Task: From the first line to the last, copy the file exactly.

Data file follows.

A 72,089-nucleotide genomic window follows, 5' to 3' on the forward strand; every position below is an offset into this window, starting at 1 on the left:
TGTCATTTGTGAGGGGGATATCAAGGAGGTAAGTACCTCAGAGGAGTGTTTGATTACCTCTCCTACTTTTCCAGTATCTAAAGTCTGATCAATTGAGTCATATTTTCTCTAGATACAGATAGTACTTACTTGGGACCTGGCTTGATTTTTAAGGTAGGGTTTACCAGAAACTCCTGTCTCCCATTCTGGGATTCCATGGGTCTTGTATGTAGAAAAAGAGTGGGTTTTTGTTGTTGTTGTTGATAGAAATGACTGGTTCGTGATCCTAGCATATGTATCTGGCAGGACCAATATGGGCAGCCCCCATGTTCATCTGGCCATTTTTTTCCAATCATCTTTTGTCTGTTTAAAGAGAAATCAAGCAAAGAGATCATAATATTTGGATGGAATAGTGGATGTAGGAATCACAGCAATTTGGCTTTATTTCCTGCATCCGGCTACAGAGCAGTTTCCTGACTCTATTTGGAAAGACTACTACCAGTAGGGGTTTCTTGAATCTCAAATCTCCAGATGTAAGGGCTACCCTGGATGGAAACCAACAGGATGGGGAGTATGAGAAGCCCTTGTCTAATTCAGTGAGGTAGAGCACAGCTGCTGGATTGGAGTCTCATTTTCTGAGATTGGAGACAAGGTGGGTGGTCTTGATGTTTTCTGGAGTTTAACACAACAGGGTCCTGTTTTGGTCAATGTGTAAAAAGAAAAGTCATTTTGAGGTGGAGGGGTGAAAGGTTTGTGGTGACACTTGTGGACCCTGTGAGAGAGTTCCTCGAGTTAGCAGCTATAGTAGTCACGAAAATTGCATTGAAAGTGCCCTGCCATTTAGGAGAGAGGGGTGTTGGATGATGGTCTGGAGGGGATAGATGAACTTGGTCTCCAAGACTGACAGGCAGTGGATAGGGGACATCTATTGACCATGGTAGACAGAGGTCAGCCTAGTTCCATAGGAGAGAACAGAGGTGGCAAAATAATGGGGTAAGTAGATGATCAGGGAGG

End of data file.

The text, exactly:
A 72,089-nucleotide genomic window follows, 5' to 3' on the forward strand; every position below is an offset into this window, starting at 1 on the left:
TGTCATTTGTGAGGGGGATATCAAGGAGGTAAGTACCTCAGAGGAGTGTTTGATTACCTCTCCTACTTTTCCAGTATCTAAAGTCTGATCAATTGAGTCATATTTTCTCTAGATACAGATAGTACTTACTTGGGACCTGGCTTGATTTTTAAGGTAGGGTTTACCAGAAACTCCTGTCTCCCATTCTGGGATTCCATGGGTCTTGTATGTAGAAAAAGAGTGGGTTTTTGTTGTTGTTGTTGATAGAAATGACTGGTTCGTGATCCTAGCATATGTATCTGGCAGGACCAATATGGGCAGCCCCCATGTTCATCTGGCCATTTTTTTCCAATCATCTTTTGTCTGTTTAAAGAGAAATCAAGCAAAGAGATCATAATATTTGGATGGAATAGTGGATGTAGGAATCACAGCAATTTGGCTTTATTTCCTGCATCCGGCTACAGAGCAGTTTCCTGACTCTATTTGGAAAGACTACTACCAGTAGGGGTTTCTTGAATCTCAAATCTCCAGATGTAAGGGCTACCCTGGATGGAAACCAACAGGATGGGGAGTATGAGAAGCCCTTGTCTAATTCAGTGAGGTAGAGCACAGCTGCTGGATTGGAGTCTCATTTTCTGAGATTGGAGACAAGGTGGGTGGTCTTGATGTTTTCTGGAGTTTAACACAACAGGGTCCTGTTTTGGTCAATGTGTAAAAAGAAAAGTCATTTTGAGGTGGAGGGGTGAAAGGTTTGTGGTGACACTTGTGGACCCTGTGAGAGAGTTCCTCGAGTTAGCAGCTATAGTAGTCACGAAAATTGCATTGAAAGTGCCCTGCCATTTAGGAGAGAGGGGTGTTGGATGATGGTCTGGAGGGGATAGATGAACTTGGTCTCCAAGACTGACAGGCAGTGGATAGGGGACATCTATTGACCATGGTAGACAGAGGTCAGCCTAGTTCCATAGGAGAGAACAGAGGTGGCAAAATAATGGGGTAAGTAGATGATCAGGGAGG